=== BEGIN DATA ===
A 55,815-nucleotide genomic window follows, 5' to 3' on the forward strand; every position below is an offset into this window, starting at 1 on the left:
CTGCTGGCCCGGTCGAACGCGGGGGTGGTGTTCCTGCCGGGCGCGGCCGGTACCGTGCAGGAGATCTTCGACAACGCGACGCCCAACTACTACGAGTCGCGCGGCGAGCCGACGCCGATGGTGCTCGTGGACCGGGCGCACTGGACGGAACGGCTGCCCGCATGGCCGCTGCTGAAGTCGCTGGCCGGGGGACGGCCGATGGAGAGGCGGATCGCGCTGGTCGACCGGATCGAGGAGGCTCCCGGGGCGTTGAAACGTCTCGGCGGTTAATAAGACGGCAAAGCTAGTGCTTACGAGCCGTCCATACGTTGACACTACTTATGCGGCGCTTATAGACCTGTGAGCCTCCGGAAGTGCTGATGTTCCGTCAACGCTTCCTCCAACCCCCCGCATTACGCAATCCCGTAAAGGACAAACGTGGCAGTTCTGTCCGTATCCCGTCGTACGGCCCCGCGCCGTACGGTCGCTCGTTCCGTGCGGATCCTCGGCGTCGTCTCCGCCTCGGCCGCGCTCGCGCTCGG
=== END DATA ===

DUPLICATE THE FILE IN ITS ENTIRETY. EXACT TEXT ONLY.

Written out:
A 55,815-nucleotide genomic window follows, 5' to 3' on the forward strand; every position below is an offset into this window, starting at 1 on the left:
CTGCTGGCCCGGTCGAACGCGGGGGTGGTGTTCCTGCCGGGCGCGGCCGGTACCGTGCAGGAGATCTTCGACAACGCGACGCCCAACTACTACGAGTCGCGCGGCGAGCCGACGCCGATGGTGCTCGTGGACCGGGCGCACTGGACGGAACGGCTGCCCGCATGGCCGCTGCTGAAGTCGCTGGCCGGGGGACGGCCGATGGAGAGGCGGATCGCGCTGGTCGACCGGATCGAGGAGGCTCCCGGGGCGTTGAAACGTCTCGGCGGTTAATAAGACGGCAAAGCTAGTGCTTACGAGCCGTCCATACGTTGACACTACTTATGCGGCGCTTATAGACCTGTGAGCCTCCGGAAGTGCTGATGTTCCGTCAACGCTTCCTCCAACCCCCCGCATTACGCAATCCCGTAAAGGACAAACGTGGCAGTTCTGTCCGTATCCCGTCGTACGGCCCCGCGCCGTACGGTCGCTCGTTCCGTGCGGATCCTCGGCGTCGTCTCCGCCTCGGCCGCGCTCGCGCTCGG